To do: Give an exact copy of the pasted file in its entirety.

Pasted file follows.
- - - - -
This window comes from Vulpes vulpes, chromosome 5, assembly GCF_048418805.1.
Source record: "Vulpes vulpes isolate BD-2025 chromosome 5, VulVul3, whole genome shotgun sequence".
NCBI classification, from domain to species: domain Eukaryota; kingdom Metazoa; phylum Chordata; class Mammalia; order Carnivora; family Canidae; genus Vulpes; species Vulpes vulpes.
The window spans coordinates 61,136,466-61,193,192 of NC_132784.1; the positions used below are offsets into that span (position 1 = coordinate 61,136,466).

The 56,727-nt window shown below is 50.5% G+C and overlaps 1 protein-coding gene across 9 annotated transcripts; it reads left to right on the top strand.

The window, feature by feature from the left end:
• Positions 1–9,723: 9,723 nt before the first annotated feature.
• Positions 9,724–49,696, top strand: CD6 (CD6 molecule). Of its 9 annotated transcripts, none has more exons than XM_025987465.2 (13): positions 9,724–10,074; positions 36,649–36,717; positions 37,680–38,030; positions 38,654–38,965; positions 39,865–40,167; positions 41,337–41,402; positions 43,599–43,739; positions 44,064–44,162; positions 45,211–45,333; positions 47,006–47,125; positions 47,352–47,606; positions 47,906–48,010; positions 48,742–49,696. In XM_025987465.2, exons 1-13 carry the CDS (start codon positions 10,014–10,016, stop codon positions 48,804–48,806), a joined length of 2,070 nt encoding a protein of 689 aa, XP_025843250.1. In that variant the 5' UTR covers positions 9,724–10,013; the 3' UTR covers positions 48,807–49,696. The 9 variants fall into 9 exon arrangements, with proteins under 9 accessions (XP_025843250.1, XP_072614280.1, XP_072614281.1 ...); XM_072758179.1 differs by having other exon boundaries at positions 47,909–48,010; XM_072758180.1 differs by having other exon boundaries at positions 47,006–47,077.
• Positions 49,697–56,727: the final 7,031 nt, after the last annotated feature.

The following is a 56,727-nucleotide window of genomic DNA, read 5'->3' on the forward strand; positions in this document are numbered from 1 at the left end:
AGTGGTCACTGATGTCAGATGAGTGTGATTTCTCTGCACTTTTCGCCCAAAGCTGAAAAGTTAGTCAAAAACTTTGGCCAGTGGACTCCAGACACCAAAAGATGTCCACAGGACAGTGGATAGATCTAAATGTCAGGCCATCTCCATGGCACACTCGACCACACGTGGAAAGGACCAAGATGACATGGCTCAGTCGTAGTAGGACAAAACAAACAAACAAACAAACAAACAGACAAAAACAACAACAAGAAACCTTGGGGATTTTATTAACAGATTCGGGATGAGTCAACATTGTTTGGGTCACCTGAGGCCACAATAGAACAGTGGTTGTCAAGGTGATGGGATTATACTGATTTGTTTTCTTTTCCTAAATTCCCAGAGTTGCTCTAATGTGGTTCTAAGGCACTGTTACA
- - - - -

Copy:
This window comes from Vulpes vulpes, chromosome 5, assembly GCF_048418805.1.
Source record: "Vulpes vulpes isolate BD-2025 chromosome 5, VulVul3, whole genome shotgun sequence".
NCBI classification, from domain to species: domain Eukaryota; kingdom Metazoa; phylum Chordata; class Mammalia; order Carnivora; family Canidae; genus Vulpes; species Vulpes vulpes.
The window spans coordinates 61,136,466-61,193,192 of NC_132784.1; the positions used below are offsets into that span (position 1 = coordinate 61,136,466).

The 56,727-nt window shown below is 50.5% G+C and overlaps 1 protein-coding gene across 9 annotated transcripts; it reads left to right on the top strand.

The window, feature by feature from the left end:
• Positions 1–9,723: 9,723 nt before the first annotated feature.
• Positions 9,724–49,696, top strand: CD6 (CD6 molecule). Of its 9 annotated transcripts, none has more exons than XM_025987465.2 (13): positions 9,724–10,074; positions 36,649–36,717; positions 37,680–38,030; positions 38,654–38,965; positions 39,865–40,167; positions 41,337–41,402; positions 43,599–43,739; positions 44,064–44,162; positions 45,211–45,333; positions 47,006–47,125; positions 47,352–47,606; positions 47,906–48,010; positions 48,742–49,696. In XM_025987465.2, exons 1-13 carry the CDS (start codon positions 10,014–10,016, stop codon positions 48,804–48,806), a joined length of 2,070 nt encoding a protein of 689 aa, XP_025843250.1. In that variant the 5' UTR covers positions 9,724–10,013; the 3' UTR covers positions 48,807–49,696. The 9 variants fall into 9 exon arrangements, with proteins under 9 accessions (XP_025843250.1, XP_072614280.1, XP_072614281.1 ...); XM_072758179.1 differs by having other exon boundaries at positions 47,909–48,010; XM_072758180.1 differs by having other exon boundaries at positions 47,006–47,077.
• Positions 49,697–56,727: the final 7,031 nt, after the last annotated feature.

The following is a 56,727-nucleotide window of genomic DNA, read 5'->3' on the forward strand; positions in this document are numbered from 1 at the left end:
AGTGGTCACTGATGTCAGATGAGTGTGATTTCTCTGCACTTTTCGCCCAAAGCTGAAAAGTTAGTCAAAAACTTTGGCCAGTGGACTCCAGACACCAAAAGATGTCCACAGGACAGTGGATAGATCTAAATGTCAGGCCATCTCCATGGCACACTCGACCACACGTGGAAAGGACCAAGATGACATGGCTCAGTCGTAGTAGGACAAAACAAACAAACAAACAAACAAACAGACAAAAACAACAACAAGAAACCTTGGGGATTTTATTAACAGATTCGGGATGAGTCAACATTGTTTGGGTCACCTGAGGCCACAATAGAACAGTGGTTGTCAAGGTGATGGGATTATACTGATTTGTTTTCTTTTCCTAAATTCCCAGAGTTGCTCTAATGTGGTTCTAAGGCACTGTTACA